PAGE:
A New Challenge for Employers

“I am not young enough to know everything.” ― Oscar Wilde

No. We're not referring to the frenzy around the Dynamex decision and the imminent legislative expansion by Sacramento in AB 5 (although if you're an organization that classifies any of its workers as Independent Contractors, we need to talk). We're addressing an issue that is likely to be relevant to a more significant swath of employers. Oscar Wilde wisely observed that age and experience tend to instill some humility in us—we simply don’t know it all. His timeless aphorism also holds some lessons for California employers, among them that (1) older employees supply much-needed wisdom and skill to the workplace, and (2) assuming that your old way of thinking is right can be downright foolhardy. Faced with an older workforce, employers would be well-advised to keep Oscar Wilde in mind, understanding the benefits and challenges of an aging demographic.

It’s a fact: Californians aren’t retiring and are working longer than ever before. The number of Californians 65 years of age and older increased by 3% last year, and older Californians were 14% of the state population in 2018. The raising of Social Security’s full-benefit retirement age has coincided with an increase in Californians deciding it makes financial sense to continue working longer than their parents did.

As a result, employers may increasingly face age discrimination claims if they are unprepared to navigate this new (and older) demographic terrain. In 2014, 1,569 age discrimination complaints were filed with the EEOC in California alone. In 2015 nearly 21,000 were filed nationwide. Just last month, Google agreed to pay $11 million to end a lawsuit accusing the internet giant of discriminating against older job applicants - a deal that resulted in an average pay day of more than $35,000 for each of the 227 applicants who joined the class action. The settlement also requires the company to train managers on age bias, create a committee focused on age diversity in recruiting, and ensure that complaints are adequately investigated.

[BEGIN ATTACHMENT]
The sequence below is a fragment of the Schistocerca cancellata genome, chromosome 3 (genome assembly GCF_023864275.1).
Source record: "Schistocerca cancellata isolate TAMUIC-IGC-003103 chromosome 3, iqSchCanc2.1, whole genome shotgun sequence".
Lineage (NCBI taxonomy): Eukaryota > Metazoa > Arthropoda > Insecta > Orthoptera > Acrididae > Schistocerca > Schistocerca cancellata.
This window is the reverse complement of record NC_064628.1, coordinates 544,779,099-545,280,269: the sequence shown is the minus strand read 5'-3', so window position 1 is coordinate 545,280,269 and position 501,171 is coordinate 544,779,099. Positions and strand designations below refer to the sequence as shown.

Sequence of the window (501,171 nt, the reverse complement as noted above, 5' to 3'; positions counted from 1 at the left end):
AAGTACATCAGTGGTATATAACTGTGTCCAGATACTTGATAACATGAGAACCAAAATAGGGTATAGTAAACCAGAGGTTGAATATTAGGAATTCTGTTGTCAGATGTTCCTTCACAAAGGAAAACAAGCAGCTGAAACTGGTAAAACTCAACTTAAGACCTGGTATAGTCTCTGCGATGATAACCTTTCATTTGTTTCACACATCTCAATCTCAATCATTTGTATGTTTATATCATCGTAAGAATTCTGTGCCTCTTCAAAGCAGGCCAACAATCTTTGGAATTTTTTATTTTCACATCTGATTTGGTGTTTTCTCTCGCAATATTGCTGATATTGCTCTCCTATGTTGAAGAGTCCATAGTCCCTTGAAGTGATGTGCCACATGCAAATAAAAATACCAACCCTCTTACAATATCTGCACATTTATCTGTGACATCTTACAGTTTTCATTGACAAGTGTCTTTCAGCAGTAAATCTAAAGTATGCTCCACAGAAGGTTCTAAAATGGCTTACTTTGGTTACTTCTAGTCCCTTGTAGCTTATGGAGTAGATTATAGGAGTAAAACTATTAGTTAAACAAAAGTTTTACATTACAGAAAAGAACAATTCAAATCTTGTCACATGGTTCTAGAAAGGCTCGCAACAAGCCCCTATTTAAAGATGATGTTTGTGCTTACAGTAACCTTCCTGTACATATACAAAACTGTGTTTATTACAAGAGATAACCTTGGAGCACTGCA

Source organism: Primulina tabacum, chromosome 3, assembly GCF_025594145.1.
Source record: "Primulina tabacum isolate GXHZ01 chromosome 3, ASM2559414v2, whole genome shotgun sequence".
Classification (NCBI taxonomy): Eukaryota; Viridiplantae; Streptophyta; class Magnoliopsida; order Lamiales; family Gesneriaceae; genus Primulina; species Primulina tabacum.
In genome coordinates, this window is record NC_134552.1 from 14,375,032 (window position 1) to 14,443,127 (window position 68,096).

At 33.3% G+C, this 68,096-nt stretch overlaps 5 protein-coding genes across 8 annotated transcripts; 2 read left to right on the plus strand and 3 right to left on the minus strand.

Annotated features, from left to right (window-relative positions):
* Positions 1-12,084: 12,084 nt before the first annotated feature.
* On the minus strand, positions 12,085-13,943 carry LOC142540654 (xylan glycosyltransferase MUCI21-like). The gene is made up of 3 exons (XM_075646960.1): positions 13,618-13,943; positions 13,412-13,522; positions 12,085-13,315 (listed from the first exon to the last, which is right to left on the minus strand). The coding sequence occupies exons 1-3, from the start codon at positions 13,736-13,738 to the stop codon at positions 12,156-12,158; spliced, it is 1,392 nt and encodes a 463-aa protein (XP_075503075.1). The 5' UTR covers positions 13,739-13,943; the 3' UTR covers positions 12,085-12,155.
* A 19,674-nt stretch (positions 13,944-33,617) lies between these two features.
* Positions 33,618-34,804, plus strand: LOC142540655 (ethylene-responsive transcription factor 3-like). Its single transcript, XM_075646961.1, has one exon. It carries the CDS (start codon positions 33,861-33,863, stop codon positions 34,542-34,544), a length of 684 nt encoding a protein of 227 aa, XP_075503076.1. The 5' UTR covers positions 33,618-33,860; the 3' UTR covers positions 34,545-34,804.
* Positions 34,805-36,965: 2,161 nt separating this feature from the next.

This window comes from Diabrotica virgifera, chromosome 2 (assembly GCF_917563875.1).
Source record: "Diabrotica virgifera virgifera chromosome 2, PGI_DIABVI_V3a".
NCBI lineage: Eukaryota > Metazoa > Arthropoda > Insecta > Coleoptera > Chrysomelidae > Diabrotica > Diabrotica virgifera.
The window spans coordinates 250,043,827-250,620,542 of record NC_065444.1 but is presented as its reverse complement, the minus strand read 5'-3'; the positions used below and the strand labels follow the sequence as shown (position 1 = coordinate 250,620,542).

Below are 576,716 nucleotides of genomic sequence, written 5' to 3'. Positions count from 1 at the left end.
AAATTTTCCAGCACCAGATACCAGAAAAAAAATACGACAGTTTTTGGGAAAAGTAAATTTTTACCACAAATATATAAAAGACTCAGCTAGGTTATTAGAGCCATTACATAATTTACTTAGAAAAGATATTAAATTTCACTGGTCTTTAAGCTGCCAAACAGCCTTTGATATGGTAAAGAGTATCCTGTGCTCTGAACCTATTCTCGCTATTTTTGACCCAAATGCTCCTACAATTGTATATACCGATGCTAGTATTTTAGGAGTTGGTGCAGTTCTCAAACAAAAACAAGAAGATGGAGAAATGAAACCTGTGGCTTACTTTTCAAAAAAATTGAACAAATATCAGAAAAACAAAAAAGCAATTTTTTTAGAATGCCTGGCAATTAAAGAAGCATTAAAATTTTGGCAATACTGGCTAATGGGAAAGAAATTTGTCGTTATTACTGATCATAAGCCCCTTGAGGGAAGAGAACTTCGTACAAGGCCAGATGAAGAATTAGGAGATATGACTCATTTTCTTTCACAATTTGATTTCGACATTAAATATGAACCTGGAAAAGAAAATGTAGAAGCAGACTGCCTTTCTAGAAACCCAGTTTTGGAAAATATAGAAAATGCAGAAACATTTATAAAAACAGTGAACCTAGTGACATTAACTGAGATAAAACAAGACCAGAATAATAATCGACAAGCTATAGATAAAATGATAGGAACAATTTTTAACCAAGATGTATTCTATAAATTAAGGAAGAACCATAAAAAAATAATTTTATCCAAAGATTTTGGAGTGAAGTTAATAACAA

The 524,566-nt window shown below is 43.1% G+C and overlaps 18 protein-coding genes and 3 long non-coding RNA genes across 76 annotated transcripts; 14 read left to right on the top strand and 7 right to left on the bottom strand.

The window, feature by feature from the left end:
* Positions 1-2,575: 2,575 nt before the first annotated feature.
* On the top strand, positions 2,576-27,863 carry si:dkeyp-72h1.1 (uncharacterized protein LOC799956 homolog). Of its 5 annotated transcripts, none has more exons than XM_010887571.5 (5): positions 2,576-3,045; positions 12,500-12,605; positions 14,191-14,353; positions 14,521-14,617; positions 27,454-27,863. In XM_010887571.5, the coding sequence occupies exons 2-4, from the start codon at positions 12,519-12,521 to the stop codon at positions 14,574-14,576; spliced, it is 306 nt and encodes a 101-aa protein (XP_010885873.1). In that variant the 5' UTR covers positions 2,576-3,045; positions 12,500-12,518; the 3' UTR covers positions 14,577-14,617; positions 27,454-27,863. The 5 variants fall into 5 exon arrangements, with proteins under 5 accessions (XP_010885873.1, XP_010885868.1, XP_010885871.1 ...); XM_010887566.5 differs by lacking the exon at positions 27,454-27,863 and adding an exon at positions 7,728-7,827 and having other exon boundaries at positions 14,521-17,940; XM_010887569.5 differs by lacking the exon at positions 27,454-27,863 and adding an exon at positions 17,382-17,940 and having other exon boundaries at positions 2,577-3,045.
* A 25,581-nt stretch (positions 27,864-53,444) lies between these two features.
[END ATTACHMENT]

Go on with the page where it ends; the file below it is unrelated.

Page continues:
The California Legislature seems to have a soft spot for employee protections, and age discrimination is a darling of the bureaucrats (perhaps due to the reliable voter turnout of that constituency). In California, employees are protected against age discrimination by two main sets of laws: (1) The Federal Age Discrimination in Employment Act, and (2) California’s Fair Employment and Housing Act. While there is some nuance in their interplay, ultimately an employee must prove the following elements to prevail on an age discrimination claim: (1) the employee is 40 years old or older, (2) the employee was adversely affected by an employment action, and (3) the employer took such an action because of age. It certainly doesn’t take much to meet these requirements.

So, what should an employer do to ensure it isn’t inviting an age bias claim?

  • Start at the Beginning. A smart employer will evaluate its policies even before an employee is hired. Take a look at recruiting materials and remove language that targets younger demographics, such as “recent graduate,” or that references upper limits of experience. Be wary of questions in the interview process that are likely to reveal age or suggest a youthful workplace culture.
  • Evaluate Your Priorities. Encouraging morale and teambuilding across the age gap can result in not only common ground between employees of different ages but can also make a really great place to work. Don’t limit work-social events to happy hour on a Friday night. How about a baseball game on a Sunday afternoon? Or a family BBQ over a long weekend? Employees who feel included, regardless of age, are generally happier employees.
  • Do Some Soul Searching. You’re probably noticing a common theme among our articles, but this bears repeating: one of the most effective ways an employer can prevent claims is by performing a meaningful evaluation of office dynamics before a concern ever becomes a lawsuit. Employees generally just want to feel heard. Even an off-the-cuff comment can mask a deeper level of dissatisfaction. Take the time to look into the issue and make changes if necessary.
  • Document. Document. Document. If there isn’t documentation, it didn’t happen - or at least it will be much more difficult to prove. When action is taken to correct employee behavior (of any type), the reason should be well-supported and documented fully. Without contemporaneous evidence, a wise attorney will use this oversight to suggest pretext for discrimination, and a failure on the part of the employer to correct inappropriate behavior. Don’t be that employer.

While this author is a long way from collecting Social Security (if it’s there when I reach retirement age), I’m convinced that California policymakers got this one right. Older employees bring not only job-related experience but life experience that can’t be taught in a classroom or bought at a university. The contribution of an experienced workforce should be respected, and an employer should ensure that they aren’t excluded in a culture that glorifies youth. As we like to say, “It’s good for you, it’s good for your employees, and it’s good for the bottom line.”

For more information or to discuss any of your employment concerns, please contact our employment attorneys at Hall Griffin LLP.


Stephanie M. Stringer, Esq
John A. Cone, Jr., Esq

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